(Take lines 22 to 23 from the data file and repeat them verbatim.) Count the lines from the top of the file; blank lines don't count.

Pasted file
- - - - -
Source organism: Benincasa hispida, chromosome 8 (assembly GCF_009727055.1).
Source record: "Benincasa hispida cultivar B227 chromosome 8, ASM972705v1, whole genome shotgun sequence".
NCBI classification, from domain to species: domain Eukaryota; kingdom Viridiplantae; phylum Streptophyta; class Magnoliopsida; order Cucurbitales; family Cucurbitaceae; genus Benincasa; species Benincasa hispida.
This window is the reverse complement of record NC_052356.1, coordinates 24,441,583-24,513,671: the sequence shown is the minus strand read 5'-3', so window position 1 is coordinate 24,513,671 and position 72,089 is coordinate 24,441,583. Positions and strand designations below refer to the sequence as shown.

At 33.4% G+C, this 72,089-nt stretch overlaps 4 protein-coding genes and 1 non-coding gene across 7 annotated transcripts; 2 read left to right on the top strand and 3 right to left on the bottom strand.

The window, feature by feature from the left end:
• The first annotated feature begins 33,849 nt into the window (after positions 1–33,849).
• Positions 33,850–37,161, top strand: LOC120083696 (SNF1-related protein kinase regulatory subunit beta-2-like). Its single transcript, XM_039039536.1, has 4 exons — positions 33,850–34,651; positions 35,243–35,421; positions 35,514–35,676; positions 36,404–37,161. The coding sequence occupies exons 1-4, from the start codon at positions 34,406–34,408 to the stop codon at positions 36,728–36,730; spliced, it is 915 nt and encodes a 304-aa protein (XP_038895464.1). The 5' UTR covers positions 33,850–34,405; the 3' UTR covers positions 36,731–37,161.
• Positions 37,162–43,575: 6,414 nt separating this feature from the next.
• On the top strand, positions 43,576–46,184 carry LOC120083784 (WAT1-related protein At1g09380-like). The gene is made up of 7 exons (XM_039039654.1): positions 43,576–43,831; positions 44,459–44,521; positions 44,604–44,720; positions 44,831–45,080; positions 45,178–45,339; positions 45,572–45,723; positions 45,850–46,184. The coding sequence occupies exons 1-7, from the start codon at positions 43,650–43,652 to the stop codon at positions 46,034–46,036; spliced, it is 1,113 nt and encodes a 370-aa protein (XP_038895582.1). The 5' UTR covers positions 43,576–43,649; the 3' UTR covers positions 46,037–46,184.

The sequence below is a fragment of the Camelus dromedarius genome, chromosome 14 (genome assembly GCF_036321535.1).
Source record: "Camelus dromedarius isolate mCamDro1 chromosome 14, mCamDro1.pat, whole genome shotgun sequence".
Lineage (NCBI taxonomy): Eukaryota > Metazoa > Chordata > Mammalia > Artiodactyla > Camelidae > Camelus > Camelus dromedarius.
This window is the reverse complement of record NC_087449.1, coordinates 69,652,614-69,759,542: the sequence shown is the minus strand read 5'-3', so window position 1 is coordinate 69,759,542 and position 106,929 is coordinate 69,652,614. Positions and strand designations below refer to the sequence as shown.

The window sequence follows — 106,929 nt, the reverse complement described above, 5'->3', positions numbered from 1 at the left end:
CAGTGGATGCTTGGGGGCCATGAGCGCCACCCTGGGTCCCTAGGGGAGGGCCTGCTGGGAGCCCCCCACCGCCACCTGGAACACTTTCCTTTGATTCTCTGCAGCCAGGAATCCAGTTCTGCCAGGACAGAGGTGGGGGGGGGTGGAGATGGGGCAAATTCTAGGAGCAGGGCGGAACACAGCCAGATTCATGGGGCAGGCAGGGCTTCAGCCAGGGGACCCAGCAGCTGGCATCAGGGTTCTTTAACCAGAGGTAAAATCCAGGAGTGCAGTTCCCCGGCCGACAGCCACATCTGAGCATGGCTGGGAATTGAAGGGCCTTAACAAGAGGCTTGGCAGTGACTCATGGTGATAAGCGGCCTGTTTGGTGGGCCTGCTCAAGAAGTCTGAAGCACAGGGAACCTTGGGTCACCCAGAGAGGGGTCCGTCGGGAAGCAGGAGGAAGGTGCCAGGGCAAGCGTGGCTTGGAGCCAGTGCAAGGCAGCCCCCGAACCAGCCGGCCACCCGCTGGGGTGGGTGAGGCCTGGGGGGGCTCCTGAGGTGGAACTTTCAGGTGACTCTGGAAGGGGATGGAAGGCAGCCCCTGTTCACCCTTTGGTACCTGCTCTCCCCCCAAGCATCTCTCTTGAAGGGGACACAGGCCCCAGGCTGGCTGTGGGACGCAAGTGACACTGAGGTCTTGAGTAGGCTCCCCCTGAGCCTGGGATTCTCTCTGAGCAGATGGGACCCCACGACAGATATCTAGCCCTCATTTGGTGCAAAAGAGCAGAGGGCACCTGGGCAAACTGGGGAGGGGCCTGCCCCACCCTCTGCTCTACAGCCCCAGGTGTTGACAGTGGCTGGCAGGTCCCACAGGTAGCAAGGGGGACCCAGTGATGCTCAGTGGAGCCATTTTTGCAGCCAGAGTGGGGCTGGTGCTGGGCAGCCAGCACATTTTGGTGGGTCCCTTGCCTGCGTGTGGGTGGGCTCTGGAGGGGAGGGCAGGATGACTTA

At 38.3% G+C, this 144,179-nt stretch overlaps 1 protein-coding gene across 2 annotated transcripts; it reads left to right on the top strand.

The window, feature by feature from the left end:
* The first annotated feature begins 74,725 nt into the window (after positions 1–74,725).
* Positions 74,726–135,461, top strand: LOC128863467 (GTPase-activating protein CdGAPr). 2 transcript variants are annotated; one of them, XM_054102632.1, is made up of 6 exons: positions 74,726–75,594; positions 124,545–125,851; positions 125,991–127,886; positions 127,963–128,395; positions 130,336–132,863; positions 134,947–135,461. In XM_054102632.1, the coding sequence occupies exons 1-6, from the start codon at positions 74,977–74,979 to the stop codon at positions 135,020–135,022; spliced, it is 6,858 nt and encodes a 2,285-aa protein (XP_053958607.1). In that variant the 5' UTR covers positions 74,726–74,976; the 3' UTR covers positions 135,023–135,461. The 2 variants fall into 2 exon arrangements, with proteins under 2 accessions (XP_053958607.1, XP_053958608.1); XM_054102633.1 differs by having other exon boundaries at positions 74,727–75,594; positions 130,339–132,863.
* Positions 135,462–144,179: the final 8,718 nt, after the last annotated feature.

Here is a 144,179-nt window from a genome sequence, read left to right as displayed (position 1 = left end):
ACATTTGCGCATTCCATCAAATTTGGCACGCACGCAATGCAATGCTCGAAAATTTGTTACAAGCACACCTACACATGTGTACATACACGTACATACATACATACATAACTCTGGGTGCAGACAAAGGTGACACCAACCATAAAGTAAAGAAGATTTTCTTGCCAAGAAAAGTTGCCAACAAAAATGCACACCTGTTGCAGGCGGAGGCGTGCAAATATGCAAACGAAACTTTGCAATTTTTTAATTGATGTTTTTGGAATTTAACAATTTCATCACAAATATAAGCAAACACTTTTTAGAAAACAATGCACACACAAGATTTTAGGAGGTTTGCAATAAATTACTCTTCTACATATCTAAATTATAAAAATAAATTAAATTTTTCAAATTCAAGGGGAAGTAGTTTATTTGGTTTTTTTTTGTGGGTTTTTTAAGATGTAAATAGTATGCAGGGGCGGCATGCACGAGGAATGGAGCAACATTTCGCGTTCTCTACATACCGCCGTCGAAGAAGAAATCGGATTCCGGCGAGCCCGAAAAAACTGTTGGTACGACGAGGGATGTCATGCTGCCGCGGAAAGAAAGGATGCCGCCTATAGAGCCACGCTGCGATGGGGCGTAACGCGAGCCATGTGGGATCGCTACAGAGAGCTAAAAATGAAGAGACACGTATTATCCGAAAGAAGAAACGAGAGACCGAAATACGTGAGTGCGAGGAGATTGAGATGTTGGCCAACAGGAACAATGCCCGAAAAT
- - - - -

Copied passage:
Here is a 144,179-nt window from a genome sequence, read left to right as displayed (position 1 = left end):
ACATTTGCGCATTCCATCAAATTTGGCACGCACGCAATGCAATGCTCGAAAATTTGTTACAAGCACACCTACACATGTGTACATACACGTACATACATACATACATAACTCTGGGTGCAGACAAAGGTGACACCAACCATAAAGTAAAGAAGATTTTCTTGCCAAGAAAAGTTGCCAACAAAAATGCACACCTGTTGCAGGCGGAGGCGTGCAAATATGCAAACGAAACTTTGCAATTTTTTAATTGATGTTTTTGGAATTTAACAATTTCATCACAAATATAAGCAAACACTTTTTAGAAAACAATGCACACACAAGATTTTAGGAGGTTTGCAATAAATTACTCTTCTACATATCTAAATTATAAAAATAAATTAAATTTTTCAAATTCAAGGGGAAGTAGTTTATTTGGTTTTTTTTTGTGGGTTTTTTAAGATGTAAATAGTATGCAGGGGCGGCATGCACGAGGAATGGAGCAACATTTCGCGTTCTCTACATACCGCCGTCGAAGAAGAAATCGGATTCCGGCGAGCCCGAAAAAACTGTTGGTACGACGAGGGATGTCATGCTGCCGCGGAAAGAAAGGATGCCGCCTATAGAGCCACGCTGCGATGGGGCGTAACGCGAGCCATGTGGGATCGCTACAGAGAGCTAAAAATGAAGAGACACGTATTATCCGAAAGAAGAAACGAGAGACCGAAATACGTGAGTGCGAGGAGATTGAGATGTTGGCCAACAGGAACAATGCCCGAAAAT